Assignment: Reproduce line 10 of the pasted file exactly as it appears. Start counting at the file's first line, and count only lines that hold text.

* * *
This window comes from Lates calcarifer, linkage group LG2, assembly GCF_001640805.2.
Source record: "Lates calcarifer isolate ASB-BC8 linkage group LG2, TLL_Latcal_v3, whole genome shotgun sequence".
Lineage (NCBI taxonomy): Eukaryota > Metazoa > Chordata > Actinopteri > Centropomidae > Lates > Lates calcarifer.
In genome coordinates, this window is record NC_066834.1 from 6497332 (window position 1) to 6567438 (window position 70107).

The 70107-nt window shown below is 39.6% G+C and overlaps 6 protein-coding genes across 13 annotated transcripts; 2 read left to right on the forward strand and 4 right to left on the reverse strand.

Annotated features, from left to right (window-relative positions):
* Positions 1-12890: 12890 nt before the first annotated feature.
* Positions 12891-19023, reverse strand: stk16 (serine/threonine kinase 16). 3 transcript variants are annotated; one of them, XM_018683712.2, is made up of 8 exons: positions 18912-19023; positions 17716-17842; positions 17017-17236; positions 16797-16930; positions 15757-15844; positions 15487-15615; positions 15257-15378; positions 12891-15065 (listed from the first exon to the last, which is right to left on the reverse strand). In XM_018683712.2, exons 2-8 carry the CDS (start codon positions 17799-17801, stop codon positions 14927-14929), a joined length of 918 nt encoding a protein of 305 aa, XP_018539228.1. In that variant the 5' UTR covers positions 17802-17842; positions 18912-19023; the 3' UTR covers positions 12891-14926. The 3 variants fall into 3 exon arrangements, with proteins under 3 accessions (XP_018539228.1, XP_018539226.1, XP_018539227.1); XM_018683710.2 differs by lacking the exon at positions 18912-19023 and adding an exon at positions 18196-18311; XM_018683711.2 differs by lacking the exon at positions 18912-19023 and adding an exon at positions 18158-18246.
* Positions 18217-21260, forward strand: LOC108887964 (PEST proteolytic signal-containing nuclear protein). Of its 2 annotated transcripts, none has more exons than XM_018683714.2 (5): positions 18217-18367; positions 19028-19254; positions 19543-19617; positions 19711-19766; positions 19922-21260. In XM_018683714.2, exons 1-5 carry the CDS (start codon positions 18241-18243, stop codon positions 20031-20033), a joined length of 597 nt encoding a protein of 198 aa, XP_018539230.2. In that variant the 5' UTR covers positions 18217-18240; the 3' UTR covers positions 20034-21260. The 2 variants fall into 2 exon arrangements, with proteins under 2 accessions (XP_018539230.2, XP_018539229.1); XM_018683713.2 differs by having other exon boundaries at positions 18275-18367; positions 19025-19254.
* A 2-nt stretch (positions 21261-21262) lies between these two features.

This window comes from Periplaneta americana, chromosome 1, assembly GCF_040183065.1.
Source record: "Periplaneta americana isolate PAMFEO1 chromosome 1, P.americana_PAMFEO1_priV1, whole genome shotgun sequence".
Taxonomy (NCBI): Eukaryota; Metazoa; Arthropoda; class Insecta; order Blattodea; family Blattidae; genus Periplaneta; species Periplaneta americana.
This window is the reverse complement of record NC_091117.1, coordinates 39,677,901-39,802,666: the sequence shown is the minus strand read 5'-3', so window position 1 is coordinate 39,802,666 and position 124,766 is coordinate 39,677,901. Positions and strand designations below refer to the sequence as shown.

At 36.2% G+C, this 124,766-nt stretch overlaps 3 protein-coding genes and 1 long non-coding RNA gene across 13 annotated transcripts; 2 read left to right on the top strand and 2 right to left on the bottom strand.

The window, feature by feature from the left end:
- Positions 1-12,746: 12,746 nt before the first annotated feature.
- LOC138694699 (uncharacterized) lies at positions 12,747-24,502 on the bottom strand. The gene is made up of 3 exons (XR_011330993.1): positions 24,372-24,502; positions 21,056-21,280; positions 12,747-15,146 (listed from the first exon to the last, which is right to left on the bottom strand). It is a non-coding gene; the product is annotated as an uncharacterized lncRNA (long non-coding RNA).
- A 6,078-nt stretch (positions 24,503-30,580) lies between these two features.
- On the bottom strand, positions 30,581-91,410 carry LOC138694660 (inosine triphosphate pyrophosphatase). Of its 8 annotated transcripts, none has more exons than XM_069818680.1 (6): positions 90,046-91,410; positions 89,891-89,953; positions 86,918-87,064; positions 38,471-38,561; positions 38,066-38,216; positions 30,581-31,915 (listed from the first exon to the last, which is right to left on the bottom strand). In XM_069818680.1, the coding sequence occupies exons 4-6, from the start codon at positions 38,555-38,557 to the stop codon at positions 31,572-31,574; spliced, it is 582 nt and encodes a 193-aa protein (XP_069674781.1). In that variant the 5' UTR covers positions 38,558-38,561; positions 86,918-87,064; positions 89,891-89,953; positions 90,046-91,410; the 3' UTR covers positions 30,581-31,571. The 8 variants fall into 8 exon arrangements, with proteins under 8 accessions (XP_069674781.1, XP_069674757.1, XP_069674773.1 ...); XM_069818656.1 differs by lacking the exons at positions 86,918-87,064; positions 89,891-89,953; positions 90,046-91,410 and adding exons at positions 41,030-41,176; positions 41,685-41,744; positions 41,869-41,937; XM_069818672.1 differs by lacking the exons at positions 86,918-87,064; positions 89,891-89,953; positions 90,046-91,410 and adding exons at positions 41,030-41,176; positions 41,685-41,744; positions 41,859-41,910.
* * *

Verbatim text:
* A 2-nt stretch (positions 21261-21262) lies between these two features.